Some Places To Enjoy Life... In Corsica
- Why Corsica?
- Why you might not like Corsica
- On the other hand...
- Corsica for walkers
- Everything you could possibly want to know about Corsica
- Pictures, Not Words
- You will find all of my travel photoblogs (with pictures and more links) here in my Categorian blog.
- Don't miss the photoblog on Corsican Cats!
- If you follow the links in the right hand panel, you will hopefully find a lot of useful or interesting information. The first (reddish-brown) link will take you to a map of Corsica marked up with our favourite sites, restaurants, hotels etc.
- Links in that panel will generally open in a new window.
Why you might not like Corsica
There are a few reasons why you might not like Corsica, so let's get those out of the way!
First of all, if you don't like France, or the French, then Corsica is definitely not for you. The island is (not surprisingly) full of native Corsicans, who speak French (and you may also hear the local language, u Corsu), and at many times of year it is also full of French people on holiday. It doesn't feel like a tourist resort - but if you like to "blend in" then you'll be very welcome.
Also, Corsica is a (sometimes fiercely) independent part of France. Corsica is to France much what Wales is to England, except that it is a little smaller than Wales (although the terrain makes it seem larger), the mountains are much higher (many over 2,000 metres), and the weather is much better. As in Wales, you see signs in two languages, some punctured with bullet holes, although this may simply be target practice on the part of local hunters. Foreigners who acquire holiday homes in Corsica, as distinct from settling there permanently, have sometimes had their homes blown up.
On the other hand...
Corsica is a large, very beautiful and mostly very rugged island in the Mediterranean sea, which mixes flavours of France, Italy and (in some ways) Crete. It straddes an imaginary line drawn between Rome in Italy and the Pyrenees mountains separating France from Spain. Its western shores generally rise steeply from the sea; there are plenty of places where you can swim a few strokes off the granite rocks and find yourself in more than 80 feet of clear water.
- A suggestion for swimmers:
- If you go to Corsica, take your snorkel and mask (and maybe fins as well), or buy some when you get there.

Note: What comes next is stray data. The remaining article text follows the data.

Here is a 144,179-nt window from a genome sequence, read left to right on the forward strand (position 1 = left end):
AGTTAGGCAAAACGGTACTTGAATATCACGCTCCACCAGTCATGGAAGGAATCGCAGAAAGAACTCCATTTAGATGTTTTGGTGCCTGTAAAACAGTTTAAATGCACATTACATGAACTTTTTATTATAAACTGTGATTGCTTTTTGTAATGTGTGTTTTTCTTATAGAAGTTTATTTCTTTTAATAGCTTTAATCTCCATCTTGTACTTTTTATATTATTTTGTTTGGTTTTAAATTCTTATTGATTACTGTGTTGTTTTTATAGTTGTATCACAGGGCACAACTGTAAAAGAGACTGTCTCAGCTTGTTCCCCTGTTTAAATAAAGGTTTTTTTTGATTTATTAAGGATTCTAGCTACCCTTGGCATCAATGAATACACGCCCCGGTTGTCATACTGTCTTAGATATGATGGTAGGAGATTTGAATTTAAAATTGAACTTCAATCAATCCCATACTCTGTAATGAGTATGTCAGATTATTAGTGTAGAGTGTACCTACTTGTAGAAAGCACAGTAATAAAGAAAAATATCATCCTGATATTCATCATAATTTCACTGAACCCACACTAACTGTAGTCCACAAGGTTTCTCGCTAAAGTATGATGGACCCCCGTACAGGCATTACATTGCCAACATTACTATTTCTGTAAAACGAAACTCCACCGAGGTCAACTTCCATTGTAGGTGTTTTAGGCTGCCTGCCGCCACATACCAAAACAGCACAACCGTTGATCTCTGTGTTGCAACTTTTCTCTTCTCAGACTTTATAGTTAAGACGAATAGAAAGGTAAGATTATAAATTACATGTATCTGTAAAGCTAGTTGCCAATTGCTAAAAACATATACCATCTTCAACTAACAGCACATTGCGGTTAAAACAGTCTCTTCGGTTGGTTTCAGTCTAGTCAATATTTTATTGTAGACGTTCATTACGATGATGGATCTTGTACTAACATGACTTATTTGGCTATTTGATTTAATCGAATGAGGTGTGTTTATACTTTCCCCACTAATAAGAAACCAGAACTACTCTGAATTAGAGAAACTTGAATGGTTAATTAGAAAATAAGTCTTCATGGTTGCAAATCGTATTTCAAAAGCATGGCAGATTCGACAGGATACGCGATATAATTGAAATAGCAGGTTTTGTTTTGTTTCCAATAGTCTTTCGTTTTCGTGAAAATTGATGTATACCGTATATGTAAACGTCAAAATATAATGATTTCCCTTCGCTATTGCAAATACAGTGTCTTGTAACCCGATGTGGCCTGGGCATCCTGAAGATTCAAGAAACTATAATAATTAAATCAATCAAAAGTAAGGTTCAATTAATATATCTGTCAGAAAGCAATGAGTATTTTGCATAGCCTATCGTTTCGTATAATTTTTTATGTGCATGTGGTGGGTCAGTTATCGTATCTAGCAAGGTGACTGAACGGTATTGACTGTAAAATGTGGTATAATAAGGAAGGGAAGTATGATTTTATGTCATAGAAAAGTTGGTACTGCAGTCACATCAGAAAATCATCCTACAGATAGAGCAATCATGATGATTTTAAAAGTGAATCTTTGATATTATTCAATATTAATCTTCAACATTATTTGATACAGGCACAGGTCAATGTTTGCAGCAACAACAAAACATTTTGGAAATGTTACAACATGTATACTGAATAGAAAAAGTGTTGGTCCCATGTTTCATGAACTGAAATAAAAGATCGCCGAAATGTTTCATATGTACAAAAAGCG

- Although the Mediterranean is relatively depopulated of fish, compared to how it used to be when I first visited the island, much of the swimming is a lot more interesting (and sometimes safer, especially when getting out) if you can see clearly what is going on underwater.
- The snorkel and mask will also come in useful in the crystal-clear mountain streams and pools, which can be very inviting on hot days!
- You will find lots more information on snorkeling and diving in Corsica here.
Much of the island is covered with maquis, an aromatic (and often spiky) collection of shrubs that gives the island a unique scent. Arriving in Corsica by boat (as we did once, 4th class on deck, from Marseilles) the scent is sometimes the first thing that greets you. The pure air and the scent of the maquis and the pine forests are things that you will really miss when you return to the smell of industrial progress in other countries!
Corsica for walkers
Corsica is an island for people who love walking. It has many well-maintained footpaths (some of these being mule-tracks, which make for relatively easy walking in mountainous terrain), and some particularly beautiful forests.
You will find a lot of information about walking in Corsica here, and in the great sites mentioned below.
Everything you could possibly want to know about Corsica...
You will find a real treasure trove of information, and many more reasons for going to Corsica, at the following superb site, a true labour of love on the part of its authors:
- Corsica Isula - Corsica from the inside
- This is sometimes a little difficult to navigate, but that is partly because there is so much excellent information provided!
In addition, you will find many good Corsica links here.
If you haven't already done so, take a look at my own map. You will find, among other things, a few recommendations on good restaurants and some of our own favourite places.
Pictures, Not Words
Well, not many words, anyway! Here are just a few of my own pictures, to give you a flavour of the variety of Corsica.
If you want to see these were taken, look for the camera symbols on my map, if you don't see a symbol for the place itself.
Lots of other people's photos of one of the most beautiful areas of Corsica, the Forest of Vizzavona, which I last visited long before there were such things as digital cameras, will be found here.